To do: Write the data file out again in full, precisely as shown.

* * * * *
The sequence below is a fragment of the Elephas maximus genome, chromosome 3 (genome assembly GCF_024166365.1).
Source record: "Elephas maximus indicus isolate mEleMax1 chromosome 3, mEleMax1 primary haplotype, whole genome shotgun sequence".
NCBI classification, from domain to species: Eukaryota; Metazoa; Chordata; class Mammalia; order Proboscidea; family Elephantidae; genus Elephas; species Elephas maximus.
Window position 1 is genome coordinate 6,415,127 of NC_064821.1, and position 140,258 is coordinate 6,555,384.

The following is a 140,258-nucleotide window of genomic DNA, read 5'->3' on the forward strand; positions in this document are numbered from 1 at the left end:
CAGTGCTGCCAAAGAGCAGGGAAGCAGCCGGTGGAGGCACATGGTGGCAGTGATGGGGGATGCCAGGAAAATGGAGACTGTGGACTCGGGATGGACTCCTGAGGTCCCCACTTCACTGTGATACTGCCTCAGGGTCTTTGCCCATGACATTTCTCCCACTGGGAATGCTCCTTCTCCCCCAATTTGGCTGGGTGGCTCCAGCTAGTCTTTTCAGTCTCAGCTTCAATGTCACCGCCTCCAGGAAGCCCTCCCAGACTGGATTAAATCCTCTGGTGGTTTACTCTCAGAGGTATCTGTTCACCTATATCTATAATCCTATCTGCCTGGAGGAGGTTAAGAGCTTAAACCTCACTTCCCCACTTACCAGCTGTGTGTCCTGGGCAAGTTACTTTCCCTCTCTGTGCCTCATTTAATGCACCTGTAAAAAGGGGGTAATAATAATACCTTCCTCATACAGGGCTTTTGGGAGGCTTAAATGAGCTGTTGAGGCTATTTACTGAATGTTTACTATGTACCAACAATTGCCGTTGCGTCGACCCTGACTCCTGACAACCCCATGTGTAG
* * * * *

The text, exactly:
The sequence below is a fragment of the Elephas maximus genome, chromosome 3 (genome assembly GCF_024166365.1).
Source record: "Elephas maximus indicus isolate mEleMax1 chromosome 3, mEleMax1 primary haplotype, whole genome shotgun sequence".
NCBI classification, from domain to species: Eukaryota; Metazoa; Chordata; class Mammalia; order Proboscidea; family Elephantidae; genus Elephas; species Elephas maximus.
Window position 1 is genome coordinate 6,415,127 of NC_064821.1, and position 140,258 is coordinate 6,555,384.

The following is a 140,258-nucleotide window of genomic DNA, read 5'->3' on the forward strand; positions in this document are numbered from 1 at the left end:
CAGTGCTGCCAAAGAGCAGGGAAGCAGCCGGTGGAGGCACATGGTGGCAGTGATGGGGGATGCCAGGAAAATGGAGACTGTGGACTCGGGATGGACTCCTGAGGTCCCCACTTCACTGTGATACTGCCTCAGGGTCTTTGCCCATGACATTTCTCCCACTGGGAATGCTCCTTCTCCCCCAATTTGGCTGGGTGGCTCCAGCTAGTCTTTTCAGTCTCAGCTTCAATGTCACCGCCTCCAGGAAGCCCTCCCAGACTGGATTAAATCCTCTGGTGGTTTACTCTCAGAGGTATCTGTTCACCTATATCTATAATCCTATCTGCCTGGAGGAGGTTAAGAGCTTAAACCTCACTTCCCCACTTACCAGCTGTGTGTCCTGGGCAAGTTACTTTCCCTCTCTGTGCCTCATTTAATGCACCTGTAAAAAGGGGGTAATAATAATACCTTCCTCATACAGGGCTTTTGGGAGGCTTAAATGAGCTGTTGAGGCTATTTACTGAATGTTTACTATGTACCAACAATTGCCGTTGCGTCGACCCTGACTCCTGACAACCCCATGTGTAG